Why is Reduce required in MapReduce? If a job such as counting the number of words in a book will result in the same outcome if performed by a single process or MapReduced over a farm of servers, what possibility exists that duplicates will have to be removed? I'm assuming the Reduce step, at least in this example, would simply SUM the outcome from each worker process and deliver the total count of words in the book. I don't understand where duplicates of anything come into the picture.
The Reduce step is not meant for removing duplicates (although that is a possible use case in some situations). Reduce is meant for aggregation of outputs from various mappers with the same key.
For example in the word count example, Node 1 might get 10 instances of a word, say "school" and Node 2 might have 15 instances, Node 3 12 instances. Now how will the sum be calculated? The results 10, 15 and 12 are on different nodes. There is a shuffle phase which brings all these values to one node (which is the reducer allotted to the key "school" by the partitioner). Then the reducer will have all the values for this key, and it can sum them up.
EDIT: As Tudor mentioned, by aggregation I mean aggregation in the more general sense of "bringing together"
EDIT2: To clarify RaffiM's doubt: Continuing the above example, let's say Node 1 had pages 1-10, Node 2 had pages 11-20 and Node 3 got pages 21-30. So, after the mao phase, we know that Pages 1-10 have the word "school" 10 times, pages 11-20 have that word appear 15 times and likewise, 15 times for pages 21-30. Now what we need is the total number of times the word appears in the whole book, so we need to still add these up. We need 10+15+12+the numbers for the other page ranges...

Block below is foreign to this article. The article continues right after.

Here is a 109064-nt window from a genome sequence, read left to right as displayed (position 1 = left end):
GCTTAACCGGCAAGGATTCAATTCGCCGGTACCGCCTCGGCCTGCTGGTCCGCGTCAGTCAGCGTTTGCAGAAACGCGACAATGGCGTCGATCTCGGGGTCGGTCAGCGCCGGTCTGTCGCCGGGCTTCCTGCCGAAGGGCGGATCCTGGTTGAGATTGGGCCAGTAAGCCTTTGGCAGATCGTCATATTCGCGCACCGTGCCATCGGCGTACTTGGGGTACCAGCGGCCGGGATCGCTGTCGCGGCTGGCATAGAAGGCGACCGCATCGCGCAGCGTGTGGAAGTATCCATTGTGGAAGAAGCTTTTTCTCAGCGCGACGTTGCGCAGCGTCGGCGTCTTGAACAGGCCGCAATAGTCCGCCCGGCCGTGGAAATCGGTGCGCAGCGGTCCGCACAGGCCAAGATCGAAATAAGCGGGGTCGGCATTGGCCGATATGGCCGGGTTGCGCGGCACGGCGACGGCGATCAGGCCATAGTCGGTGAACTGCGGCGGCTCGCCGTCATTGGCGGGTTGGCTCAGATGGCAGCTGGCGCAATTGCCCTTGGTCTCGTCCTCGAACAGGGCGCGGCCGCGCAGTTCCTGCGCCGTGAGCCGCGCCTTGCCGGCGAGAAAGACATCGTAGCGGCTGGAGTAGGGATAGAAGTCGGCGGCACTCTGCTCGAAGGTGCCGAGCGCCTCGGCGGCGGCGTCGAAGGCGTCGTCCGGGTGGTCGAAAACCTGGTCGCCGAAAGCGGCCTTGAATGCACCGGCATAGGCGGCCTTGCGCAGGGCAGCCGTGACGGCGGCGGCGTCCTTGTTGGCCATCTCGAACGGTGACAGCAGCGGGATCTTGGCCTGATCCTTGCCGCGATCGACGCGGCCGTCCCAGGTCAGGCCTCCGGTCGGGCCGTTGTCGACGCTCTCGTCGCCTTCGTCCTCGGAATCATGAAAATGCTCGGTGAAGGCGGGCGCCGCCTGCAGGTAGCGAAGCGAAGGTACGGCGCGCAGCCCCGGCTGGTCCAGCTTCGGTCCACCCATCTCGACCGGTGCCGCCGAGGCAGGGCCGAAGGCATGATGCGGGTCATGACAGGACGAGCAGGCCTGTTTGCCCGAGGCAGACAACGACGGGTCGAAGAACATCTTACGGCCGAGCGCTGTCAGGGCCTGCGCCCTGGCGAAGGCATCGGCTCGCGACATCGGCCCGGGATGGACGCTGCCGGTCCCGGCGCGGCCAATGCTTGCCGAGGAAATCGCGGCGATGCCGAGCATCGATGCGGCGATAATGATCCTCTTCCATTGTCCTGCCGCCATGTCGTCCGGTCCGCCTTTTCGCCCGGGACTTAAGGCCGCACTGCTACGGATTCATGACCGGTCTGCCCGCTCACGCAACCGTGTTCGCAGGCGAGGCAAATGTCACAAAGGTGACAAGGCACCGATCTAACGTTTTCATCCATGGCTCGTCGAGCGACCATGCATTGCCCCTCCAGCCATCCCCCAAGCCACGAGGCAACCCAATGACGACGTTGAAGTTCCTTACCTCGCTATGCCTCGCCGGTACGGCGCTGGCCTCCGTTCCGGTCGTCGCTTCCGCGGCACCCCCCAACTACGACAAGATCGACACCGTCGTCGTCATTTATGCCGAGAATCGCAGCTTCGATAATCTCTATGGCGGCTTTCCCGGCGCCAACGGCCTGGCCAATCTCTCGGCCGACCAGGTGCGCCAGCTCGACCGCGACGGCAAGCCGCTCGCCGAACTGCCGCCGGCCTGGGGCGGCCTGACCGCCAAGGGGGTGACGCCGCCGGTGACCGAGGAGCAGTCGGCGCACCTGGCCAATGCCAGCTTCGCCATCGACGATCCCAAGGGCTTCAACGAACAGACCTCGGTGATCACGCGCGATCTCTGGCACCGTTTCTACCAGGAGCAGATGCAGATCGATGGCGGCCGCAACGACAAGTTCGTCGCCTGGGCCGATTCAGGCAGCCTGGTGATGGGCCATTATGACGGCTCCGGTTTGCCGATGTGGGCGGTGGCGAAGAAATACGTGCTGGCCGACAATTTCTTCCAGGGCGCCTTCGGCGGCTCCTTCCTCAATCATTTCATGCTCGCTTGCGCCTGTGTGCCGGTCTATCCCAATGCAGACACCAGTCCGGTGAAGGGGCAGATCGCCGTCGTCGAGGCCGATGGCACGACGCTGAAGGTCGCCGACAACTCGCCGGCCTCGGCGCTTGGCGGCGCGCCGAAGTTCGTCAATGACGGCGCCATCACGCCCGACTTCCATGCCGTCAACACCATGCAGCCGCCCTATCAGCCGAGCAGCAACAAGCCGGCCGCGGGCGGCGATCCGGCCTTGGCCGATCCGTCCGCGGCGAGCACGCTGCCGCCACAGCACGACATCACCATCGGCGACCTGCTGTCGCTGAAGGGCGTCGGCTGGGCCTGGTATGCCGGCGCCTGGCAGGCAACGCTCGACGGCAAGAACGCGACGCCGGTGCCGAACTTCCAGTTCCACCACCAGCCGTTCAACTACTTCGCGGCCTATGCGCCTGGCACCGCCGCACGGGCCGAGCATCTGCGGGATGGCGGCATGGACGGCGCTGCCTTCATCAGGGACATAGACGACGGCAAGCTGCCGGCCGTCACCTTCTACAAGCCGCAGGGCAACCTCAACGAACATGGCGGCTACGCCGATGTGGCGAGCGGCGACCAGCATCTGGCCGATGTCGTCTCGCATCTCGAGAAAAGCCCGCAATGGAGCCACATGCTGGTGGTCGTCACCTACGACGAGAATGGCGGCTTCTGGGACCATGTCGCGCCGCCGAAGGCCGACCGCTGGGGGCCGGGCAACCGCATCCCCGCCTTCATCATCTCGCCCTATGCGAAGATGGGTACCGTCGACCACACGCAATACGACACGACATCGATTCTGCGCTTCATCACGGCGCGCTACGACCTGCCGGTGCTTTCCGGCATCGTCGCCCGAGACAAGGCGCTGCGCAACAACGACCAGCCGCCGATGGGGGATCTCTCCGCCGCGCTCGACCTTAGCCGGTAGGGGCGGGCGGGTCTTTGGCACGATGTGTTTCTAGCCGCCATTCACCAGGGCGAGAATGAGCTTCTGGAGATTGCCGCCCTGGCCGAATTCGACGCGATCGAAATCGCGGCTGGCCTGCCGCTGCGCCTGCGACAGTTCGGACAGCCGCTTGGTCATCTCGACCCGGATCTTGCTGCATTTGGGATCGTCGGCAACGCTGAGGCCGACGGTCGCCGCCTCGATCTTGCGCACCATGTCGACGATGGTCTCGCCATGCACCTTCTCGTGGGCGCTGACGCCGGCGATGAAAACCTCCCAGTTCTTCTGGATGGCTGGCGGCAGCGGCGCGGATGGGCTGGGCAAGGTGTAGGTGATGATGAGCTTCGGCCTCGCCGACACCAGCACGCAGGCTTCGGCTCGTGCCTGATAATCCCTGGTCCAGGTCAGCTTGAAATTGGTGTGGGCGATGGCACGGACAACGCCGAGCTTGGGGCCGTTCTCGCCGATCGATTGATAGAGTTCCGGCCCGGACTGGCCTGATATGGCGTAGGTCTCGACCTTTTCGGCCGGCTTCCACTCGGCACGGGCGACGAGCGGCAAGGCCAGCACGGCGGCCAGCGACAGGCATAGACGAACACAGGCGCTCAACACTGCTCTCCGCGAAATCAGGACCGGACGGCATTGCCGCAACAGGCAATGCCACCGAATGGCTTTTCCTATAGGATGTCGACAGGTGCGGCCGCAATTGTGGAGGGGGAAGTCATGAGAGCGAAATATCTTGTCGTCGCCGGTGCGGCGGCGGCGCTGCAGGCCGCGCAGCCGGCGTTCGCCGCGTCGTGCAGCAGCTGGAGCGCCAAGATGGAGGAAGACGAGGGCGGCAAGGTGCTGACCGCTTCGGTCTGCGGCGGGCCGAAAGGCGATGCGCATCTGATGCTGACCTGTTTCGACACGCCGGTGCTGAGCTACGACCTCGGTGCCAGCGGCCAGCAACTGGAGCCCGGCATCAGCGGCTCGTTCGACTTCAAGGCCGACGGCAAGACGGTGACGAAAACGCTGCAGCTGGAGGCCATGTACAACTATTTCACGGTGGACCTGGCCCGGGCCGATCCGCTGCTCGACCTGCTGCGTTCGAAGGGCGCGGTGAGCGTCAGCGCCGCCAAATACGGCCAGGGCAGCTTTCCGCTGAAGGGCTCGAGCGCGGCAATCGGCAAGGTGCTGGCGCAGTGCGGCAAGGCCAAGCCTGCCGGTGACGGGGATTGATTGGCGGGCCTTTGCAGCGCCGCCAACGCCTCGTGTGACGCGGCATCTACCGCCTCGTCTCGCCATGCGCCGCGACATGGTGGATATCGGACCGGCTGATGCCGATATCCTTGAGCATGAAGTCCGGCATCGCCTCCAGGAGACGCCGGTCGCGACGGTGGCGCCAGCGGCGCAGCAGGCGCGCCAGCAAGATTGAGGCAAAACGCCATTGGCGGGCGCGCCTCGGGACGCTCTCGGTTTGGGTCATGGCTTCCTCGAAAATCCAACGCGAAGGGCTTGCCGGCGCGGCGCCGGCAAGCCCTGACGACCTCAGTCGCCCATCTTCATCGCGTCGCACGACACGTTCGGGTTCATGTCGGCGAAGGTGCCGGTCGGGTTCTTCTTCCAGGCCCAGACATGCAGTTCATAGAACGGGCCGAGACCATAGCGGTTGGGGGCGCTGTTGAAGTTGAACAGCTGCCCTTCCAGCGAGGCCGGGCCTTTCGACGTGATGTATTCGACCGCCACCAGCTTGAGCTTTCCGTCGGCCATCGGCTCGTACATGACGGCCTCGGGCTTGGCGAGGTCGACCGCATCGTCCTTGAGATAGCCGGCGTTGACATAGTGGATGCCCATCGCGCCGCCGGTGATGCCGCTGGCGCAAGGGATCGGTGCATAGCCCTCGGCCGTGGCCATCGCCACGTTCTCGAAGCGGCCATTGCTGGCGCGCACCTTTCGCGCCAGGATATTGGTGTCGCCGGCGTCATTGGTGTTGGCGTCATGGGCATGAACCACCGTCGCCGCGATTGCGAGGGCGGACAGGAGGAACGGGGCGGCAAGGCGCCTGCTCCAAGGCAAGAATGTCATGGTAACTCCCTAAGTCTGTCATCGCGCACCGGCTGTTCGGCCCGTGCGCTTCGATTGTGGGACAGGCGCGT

If you don't use the combiner, the mapper just sends "1" for each time the word appears. So for pages 1-10, it will send <"school",1> as the output key-value 10 times. To make it more efficient, we use the combiner which sums it up at the mapper level. So if you use the combiner, it will consume this in Node 1 itself and generate a consolidated output <"school", 10> for Node 1.
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Reduce is a much more general operation. It does not necessarily mean "aggregate a bunch of numerical values by repeatedly applying an operation (e.g. summation)". The formal definition of Map-Reduce is that it is a transformation composed of the following stages:
This, you see that the Reduce operation is much more flexible and general.